By Bartlett Naylor
America’s Wall Street watchdog, namely the Securities and Exchange Commission, has spent the Trump administration snuggled on the laps of securities firms. In the Obama years, the SEC didn’t bark much either.
The Biden administration must ensure his or her canine pedigree.
Biden’s chair must bring hands-on experience with securities law policy, an investor perspective, and a willingness to engage stakeholders beyond the corporate sector. Much must be repaired from the Trump years.
Trump’s SEC Chair Jay Clayton led a frontal attack on investors, betraying the first mandate of the SEC. Over the abiding objections of the Democrat-aligned minority of commissioners, he approved new limits on the ability of shareholders to bring important resolutions before a corporation’s annual meeting. Clayton’s SEC has muzzled the advisors to institutional investors who vote on thousands of issues before those meetings, a move that ideally won’t survive a court challenge. And his commission approved a broker conduct standard that allows them to fleece investors under a gallingly titled rule called Regulation Best Interest.
The new chair must be experienced in the depravity of these policies and understand the Administrative Law complexities that can undo this damage and establish real reform.
Meanwhile, the new chair must address neglected urgencies, such as the need for disclosure on environmental, social and governance (ESG) issues. Climate change constitutes a sweeping material risk for every corporation. Consistent, comparable reporting metrics must be devised and required. Even the Federal Reserve acknowledges the gravity of climate change with its welcome decision to join the Network of Central Banks and Supervisors for Greening the Financial System.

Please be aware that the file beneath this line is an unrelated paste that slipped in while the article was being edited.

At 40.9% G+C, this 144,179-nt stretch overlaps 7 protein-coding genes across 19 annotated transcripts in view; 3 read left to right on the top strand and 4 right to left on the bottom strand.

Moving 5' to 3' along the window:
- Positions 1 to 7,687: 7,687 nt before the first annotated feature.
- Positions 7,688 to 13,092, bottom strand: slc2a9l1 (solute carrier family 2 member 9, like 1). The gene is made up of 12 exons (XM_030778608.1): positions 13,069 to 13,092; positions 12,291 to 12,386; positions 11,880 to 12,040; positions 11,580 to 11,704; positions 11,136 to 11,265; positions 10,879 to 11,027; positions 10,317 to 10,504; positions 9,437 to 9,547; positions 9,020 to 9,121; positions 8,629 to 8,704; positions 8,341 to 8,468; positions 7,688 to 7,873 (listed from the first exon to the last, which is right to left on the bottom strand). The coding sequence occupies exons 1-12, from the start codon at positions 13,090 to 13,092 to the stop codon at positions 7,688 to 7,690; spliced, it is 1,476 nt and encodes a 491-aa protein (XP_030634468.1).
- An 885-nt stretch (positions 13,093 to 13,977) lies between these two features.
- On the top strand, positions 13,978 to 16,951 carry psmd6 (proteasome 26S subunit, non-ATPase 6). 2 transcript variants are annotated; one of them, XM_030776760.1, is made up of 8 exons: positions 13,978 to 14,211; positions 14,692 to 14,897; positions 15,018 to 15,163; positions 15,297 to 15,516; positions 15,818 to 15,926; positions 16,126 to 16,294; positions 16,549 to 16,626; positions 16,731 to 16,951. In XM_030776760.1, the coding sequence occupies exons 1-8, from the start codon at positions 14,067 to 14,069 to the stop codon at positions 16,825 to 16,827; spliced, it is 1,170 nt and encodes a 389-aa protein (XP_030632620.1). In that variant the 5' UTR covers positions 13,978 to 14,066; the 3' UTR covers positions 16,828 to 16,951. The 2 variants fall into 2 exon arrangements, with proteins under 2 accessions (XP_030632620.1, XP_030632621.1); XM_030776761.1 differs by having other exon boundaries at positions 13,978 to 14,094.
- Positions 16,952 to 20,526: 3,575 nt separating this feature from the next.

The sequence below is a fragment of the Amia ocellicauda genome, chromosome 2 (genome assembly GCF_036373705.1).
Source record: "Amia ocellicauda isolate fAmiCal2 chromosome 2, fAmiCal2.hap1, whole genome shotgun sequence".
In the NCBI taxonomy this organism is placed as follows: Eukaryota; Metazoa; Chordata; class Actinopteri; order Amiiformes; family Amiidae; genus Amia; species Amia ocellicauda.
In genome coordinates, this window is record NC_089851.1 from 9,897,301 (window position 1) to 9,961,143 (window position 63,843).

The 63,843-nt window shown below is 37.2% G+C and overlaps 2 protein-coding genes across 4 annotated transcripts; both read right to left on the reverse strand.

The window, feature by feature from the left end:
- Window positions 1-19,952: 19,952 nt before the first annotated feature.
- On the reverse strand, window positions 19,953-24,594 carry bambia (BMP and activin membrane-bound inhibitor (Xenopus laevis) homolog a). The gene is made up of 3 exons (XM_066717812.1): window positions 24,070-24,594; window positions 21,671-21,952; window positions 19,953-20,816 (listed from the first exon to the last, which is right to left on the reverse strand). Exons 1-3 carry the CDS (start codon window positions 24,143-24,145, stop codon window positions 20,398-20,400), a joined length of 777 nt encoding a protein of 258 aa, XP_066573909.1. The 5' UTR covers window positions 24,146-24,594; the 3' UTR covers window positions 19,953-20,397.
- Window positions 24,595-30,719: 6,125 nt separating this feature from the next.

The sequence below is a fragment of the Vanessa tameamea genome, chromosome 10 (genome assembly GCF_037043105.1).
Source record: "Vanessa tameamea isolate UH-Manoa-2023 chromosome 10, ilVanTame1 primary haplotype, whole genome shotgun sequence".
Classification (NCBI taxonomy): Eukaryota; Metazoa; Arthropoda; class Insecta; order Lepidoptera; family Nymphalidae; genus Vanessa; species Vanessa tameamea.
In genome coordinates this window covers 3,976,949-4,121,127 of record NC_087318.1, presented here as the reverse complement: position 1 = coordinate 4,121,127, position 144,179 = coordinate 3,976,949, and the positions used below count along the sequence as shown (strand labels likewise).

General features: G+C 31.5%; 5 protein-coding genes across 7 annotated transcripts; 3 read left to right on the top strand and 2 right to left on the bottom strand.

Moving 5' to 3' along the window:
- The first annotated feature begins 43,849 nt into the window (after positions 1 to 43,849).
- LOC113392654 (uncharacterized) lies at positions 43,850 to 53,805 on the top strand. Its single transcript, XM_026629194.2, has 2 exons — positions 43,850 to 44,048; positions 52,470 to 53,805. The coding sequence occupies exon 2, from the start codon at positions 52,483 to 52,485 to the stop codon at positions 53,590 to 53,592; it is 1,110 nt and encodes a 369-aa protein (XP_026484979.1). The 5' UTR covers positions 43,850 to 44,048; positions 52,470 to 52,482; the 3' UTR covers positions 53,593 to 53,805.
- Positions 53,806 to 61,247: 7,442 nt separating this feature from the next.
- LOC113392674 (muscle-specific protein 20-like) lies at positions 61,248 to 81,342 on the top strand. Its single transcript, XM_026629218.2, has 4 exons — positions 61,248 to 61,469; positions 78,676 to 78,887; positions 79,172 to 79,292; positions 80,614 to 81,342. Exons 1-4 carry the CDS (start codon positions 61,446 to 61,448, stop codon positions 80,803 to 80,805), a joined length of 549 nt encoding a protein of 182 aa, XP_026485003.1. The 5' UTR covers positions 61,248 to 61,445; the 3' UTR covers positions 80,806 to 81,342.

Political spending disclosure, which received a record-breaking 1.2 million petition comments, must finally become a reality. As Sen. Bob Menendez (D-N.J.) said, “Dark money infesting our democracy has gone on long enough. … Corporations and powerful special interests have been secretly spending huge sums of ‘other people’s money’ to influence our elections. . …Shareholders – not corporate executives – should be making the call about whether or not they want their money spent on political campaigns.”
The Biden SEC chair must also reverse the drift toward private capital. The SEC’s primary policy tool remains disclosure, but with most new capital going to private firms, investors are left in the dark about how these funds are deployed. Depriving investors and the public of essential information and rights is not only a recipe for fraud, but it is also leading to a massive misallocation of resources.
And the Biden SEC chair must insert teeth in its enforcement division. In 2019, for example, the SEC brought the fewest cases on insider trading since 1996. Penalties have dropped. Manipulations by firms during the pandemic dramatize the need for swift SEC response.
Finally, stock buybacks also demand reform. After relaxation of an anti-manipulation rule, corporations have spent far more on buybacks than the bailout funds approved by Congress to address the economic calamity caused by the pandemic. Why? Then SEC Commissioner Robert Jackson found “there is clear evidence that a substantial number of corporate executives today use buybacks as a chance to cash out the shares of the company they received as executive pay. We give stock to corporate managers to convince them to create the kind of long-term value that benefits American companies and the workers and communities they serve. Instead, what we are seeing is that executives are using buybacks as a chance to cash out their compensation at investor expense.”
America deserves capable, diverse leaders policing our securities markets, but the country does not deserve any chief who puts the interests of Wall Street ahead of Main street.